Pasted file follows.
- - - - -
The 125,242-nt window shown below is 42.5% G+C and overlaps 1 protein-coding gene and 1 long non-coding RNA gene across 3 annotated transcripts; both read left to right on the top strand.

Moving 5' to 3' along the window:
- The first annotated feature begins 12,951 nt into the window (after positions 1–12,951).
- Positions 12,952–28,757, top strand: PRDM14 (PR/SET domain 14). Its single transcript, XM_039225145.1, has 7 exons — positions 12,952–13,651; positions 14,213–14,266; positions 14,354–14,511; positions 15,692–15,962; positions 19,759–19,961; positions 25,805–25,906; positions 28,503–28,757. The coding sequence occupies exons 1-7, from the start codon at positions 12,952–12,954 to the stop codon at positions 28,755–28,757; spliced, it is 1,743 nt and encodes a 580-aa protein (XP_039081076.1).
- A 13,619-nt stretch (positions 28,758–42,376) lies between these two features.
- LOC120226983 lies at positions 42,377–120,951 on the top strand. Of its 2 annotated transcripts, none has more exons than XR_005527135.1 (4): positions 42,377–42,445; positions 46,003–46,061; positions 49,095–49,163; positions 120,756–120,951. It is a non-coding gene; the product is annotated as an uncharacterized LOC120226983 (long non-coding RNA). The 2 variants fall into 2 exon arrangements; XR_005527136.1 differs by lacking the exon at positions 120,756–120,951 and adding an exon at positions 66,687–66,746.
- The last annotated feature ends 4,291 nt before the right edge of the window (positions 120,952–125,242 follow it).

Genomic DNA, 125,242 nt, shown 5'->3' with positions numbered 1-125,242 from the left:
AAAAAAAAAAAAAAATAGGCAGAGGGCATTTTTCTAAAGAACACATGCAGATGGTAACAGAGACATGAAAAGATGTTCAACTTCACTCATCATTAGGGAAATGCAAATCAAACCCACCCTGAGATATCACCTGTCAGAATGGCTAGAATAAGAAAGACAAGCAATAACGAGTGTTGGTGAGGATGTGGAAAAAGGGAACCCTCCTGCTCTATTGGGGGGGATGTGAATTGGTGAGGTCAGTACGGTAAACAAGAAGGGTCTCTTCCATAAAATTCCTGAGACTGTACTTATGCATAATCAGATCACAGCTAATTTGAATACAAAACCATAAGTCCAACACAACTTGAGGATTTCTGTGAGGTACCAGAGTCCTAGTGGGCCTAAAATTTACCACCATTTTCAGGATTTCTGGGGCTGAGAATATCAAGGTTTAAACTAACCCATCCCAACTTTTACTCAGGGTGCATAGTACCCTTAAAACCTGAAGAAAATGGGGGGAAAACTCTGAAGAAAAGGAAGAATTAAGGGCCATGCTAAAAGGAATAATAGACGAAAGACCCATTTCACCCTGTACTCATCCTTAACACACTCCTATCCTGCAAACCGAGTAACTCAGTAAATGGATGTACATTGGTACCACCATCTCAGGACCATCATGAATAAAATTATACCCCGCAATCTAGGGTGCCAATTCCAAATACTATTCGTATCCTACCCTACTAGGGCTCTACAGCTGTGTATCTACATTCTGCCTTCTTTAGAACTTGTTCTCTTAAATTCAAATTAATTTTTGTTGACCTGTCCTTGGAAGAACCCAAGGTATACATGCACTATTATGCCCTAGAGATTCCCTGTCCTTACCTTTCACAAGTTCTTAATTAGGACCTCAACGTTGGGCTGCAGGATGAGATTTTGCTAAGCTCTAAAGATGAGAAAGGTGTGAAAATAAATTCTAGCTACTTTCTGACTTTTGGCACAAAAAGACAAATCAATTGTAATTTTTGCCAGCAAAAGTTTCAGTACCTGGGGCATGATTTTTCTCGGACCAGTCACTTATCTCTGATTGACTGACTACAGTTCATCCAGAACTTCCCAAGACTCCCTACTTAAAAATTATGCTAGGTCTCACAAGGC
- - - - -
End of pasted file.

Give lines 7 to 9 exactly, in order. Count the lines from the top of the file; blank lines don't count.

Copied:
- The last annotated feature ends 4,291 nt before the right edge of the window (positions 120,952–125,242 follow it).

Genomic DNA, 125,242 nt, shown 5'->3' with positions numbered 1-125,242 from the left:
AAAAAAAAAAAAAAATAGGCAGAGGGCATTTTTCTAAAGAACACATGCAGATGGTAACAGAGACATGAAAAGATGTTCAACTTCACTCATCATTAGGGAAATGCAAATCAAACCCACCCTGAGATATCACCTGTCAGAATGGCTAGAATAAGAAAGACAAGCAATAACGAGTGTTGGTGAGGATGTGGAAAAAGGGAACCCTCCTGCTCTATTGGGGGGGATGTGAATTGGTGAGGTCAGTACGGTAAACAAGAAGGGTCTCTTCCATAAAATTCCTGAGACTGTACTTATGCATAATCAGATCACAGCTAATTTGAATACAAAACCATAAGTCCAACACAACTTGAGGATTTCTGTGAGGTACCAGAGTCCTAGTGGGCCTAAAATTTACCACCATTTTCAGGATTTCTGGGGCTGAGAATATCAAGGTTTAAACTAACCCATCCCAACTTTTACTCAGGGTGCATAGTACCCTTAAAACCTGAAGAAAATGGGGGGAAAACTCTGAAGAAAAGGAAGAATTAAGGGCCATGCTAAAAGGAATAATAGACGAAAGACCCATTTCACCCTGTACTCATCCTTAACACACTCCTATCCTGCAAACCGAGTAACTCAGTAAATGGATGTACATTGGTACCACCATCTCAGGACCATCATGAATAAAATTATACCCCGCAATCTAGGGTGCCAATTCCAAATACTATTCGTATCCTACCCTACTAGGGCTCTACAGCTGTGTATCTACATTCTGCCTTCTTTAGAACTTGTTCTCTTAAATTCAAATTAATTTTTGTTGACCTGTCCTTGGAAGAACCCAAGGTATACATGCACTATTATGCCCTAGAGATTCCCTGTCCTTACCTTTCACAAGTTCTTAATTAGGACCTCAACGTTGGGCTGCAGGATGAGATTTTGCTAAGCTCTAAAGATGAGAAAGGTGTGAAAATAAATTCTAGCTACTTTCTGACTTTTGGCACAAAAAGACAAATCAATTGTAATTTTTGCCAGCAAAAGTTTCAGTACCTGGGGCATGATTTTTCTCGGACCAGTCACTTATCTCTGATTGACTGACTACAGTTCATCCAGAACTTCCCAAGACTCCCTACTTAAAAATTATGCTAGGTCTCACAAGGC